BISMARCK — Attorneys for William Hoehn are appealing to the North Dakota Supreme Court in hopes of overturning his life sentence in the kidnapping of Savanna LaFontaine-Greywind's baby.

Hoehn's defense team argued Tuesday, May 28, that when Hoehn was sentenced he was incorrectly labeled as a special dangerous offender because the crimes he pleaded guilty to did not seriously endanger the baby's life.

Prosecutors asserted that the baby’s life was in danger because Hoehn and his then-girlfriend, Brooke Crews, did not take steps to ensure the health of the child.

Hoehn’s defense team also argued that he had never been convicted of any similar crimes, and therefore the dangerous special offender status is inappropriate. Hoehn's status as a dangerous special offender was what opened the door for him to receive a life sentence.

"I do believe there was an illegal sentence," said Hoehn's attorney, Kiara Krauss-Parr. She asked the Supreme Court to instruct the lower court to order a new sentence in line with the maximum penalty, which, without the dangerous special offender status, is 20 years.

Prosecutors argued that evidence was sufficient to support a finding that Hoehn is a dangerous special offender, and said it was appropriate to use a life expectancy table in determining Hoehn's life expectancy for the purpose of sentencing.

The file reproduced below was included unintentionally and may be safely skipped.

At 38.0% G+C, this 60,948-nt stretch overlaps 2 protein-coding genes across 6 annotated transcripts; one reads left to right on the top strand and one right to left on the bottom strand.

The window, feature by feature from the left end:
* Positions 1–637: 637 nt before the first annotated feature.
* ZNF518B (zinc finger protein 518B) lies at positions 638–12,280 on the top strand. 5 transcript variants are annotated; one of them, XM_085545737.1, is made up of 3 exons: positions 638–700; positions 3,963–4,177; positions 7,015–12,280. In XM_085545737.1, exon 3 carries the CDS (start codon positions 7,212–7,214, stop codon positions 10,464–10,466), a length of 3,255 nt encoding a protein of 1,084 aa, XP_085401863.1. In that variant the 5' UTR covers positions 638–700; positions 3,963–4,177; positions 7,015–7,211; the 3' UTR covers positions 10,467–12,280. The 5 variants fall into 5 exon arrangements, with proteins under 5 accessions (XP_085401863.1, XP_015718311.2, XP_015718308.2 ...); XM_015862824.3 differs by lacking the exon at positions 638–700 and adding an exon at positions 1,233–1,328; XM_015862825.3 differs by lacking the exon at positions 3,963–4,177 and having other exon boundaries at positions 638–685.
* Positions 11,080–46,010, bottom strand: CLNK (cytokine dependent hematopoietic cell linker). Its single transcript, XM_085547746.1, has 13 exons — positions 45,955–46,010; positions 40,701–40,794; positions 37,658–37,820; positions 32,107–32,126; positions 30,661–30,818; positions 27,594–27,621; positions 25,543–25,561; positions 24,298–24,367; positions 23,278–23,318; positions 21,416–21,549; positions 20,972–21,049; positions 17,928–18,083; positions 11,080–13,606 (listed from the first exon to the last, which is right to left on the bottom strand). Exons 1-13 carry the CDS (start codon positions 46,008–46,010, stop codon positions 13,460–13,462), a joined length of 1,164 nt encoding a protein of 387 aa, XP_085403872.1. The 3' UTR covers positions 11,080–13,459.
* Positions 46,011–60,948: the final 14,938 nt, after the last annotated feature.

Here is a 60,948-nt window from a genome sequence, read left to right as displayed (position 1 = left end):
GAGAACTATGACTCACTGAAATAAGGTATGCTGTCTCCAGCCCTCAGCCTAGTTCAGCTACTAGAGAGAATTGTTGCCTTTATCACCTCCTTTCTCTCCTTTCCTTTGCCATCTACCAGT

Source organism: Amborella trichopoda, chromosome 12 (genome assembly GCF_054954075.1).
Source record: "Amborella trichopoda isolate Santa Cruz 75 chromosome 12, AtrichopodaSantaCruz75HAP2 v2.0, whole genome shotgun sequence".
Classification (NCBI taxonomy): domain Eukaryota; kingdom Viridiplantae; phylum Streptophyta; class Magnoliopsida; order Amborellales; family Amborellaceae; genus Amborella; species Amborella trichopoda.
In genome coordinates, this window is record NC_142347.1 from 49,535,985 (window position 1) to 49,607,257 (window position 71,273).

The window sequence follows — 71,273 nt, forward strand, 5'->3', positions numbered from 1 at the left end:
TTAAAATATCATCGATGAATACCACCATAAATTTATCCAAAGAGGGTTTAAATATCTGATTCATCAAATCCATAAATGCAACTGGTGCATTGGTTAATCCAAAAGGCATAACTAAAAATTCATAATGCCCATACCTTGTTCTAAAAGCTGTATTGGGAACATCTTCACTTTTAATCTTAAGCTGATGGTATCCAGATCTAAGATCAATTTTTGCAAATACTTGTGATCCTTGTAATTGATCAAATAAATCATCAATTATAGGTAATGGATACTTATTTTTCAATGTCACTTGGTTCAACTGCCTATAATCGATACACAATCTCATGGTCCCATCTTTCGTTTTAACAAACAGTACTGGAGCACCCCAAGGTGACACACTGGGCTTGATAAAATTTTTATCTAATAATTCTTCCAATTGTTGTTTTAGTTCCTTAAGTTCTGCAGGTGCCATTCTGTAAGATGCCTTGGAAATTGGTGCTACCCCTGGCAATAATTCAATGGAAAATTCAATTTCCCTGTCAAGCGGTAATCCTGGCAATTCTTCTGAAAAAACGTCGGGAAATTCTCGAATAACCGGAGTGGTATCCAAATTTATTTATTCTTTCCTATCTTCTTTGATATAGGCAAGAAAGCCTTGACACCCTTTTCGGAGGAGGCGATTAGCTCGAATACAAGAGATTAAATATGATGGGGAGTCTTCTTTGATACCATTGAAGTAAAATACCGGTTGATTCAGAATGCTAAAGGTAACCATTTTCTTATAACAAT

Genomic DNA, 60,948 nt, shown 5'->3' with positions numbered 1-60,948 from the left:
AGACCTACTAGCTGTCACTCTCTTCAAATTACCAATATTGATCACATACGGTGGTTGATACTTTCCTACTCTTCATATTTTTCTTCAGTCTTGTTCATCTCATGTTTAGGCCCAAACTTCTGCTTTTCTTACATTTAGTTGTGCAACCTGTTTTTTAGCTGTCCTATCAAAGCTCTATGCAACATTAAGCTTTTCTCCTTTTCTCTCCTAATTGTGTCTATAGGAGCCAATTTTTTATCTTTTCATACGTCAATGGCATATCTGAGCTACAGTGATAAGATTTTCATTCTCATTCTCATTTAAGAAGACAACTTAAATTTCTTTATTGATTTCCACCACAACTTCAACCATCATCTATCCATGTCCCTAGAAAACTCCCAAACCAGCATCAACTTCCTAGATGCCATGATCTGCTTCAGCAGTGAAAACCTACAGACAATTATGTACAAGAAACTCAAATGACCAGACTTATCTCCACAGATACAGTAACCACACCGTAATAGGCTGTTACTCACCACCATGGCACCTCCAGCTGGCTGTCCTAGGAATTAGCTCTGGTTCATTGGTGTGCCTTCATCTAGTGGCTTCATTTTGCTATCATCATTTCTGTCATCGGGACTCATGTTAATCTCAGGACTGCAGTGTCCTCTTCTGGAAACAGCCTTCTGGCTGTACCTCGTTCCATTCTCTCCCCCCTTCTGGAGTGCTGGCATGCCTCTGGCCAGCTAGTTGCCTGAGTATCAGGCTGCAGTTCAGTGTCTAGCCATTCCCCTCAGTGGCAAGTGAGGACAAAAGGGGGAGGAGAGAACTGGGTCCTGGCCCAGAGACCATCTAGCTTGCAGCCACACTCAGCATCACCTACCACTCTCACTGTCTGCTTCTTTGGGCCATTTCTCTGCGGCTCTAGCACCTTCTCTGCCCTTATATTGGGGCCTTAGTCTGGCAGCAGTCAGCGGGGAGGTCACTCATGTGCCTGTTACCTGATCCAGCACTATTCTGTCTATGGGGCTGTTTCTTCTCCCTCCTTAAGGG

According to court records, Hoehn had a life expectancy of 42 years when he was sentenced in October at the age of 33.

The defense argued that the lower court also erred when it failed to address Hoehn’s possible sentencing enhancement during his change of plea hearing on the conspiracy to commit kidnapping count in September 2018, adding that such an oversight should allow Hoehn to withdraw his guilty plea.

The prosecution said it's sufficient that Hoehn was informed of the possible dangerous special offender status and the sentencing enhancement that comes with it when a notice was filed in November 2017 regarding those issues.

The Supreme Court will rule at a later date as to whether a life sentence was appropriate for the kidnapping charge.

Hoehn's charges stemmed from the disappearance of LaFontaine-Greywind. The 22-year-old woman was eight months pregnant when she was lured to the north Fargo apartment of Hoehn and Crews in August 2017, where she was killed and her baby was cut from her womb.

Crews was arrested at the apartment while in possession of LaFontaine-Greywind's newborn daughter, Haisley Jo, and LaFontaine-Greywind's body was found days later in the Red River. Crews is serving a life sentence without the chance of parole.

Hoehn pleaded guilty to a felony charge of conspiring to commit kidnapping and a misdemeanor charge of lying to police in connection with LaFontaine-Greywind’s death.

Hoehn was sentenced in October to spend life in prison with the possibility of parole. A jury acquitted him on a charge of conspiracy to commit murder after a nine-day trial in September.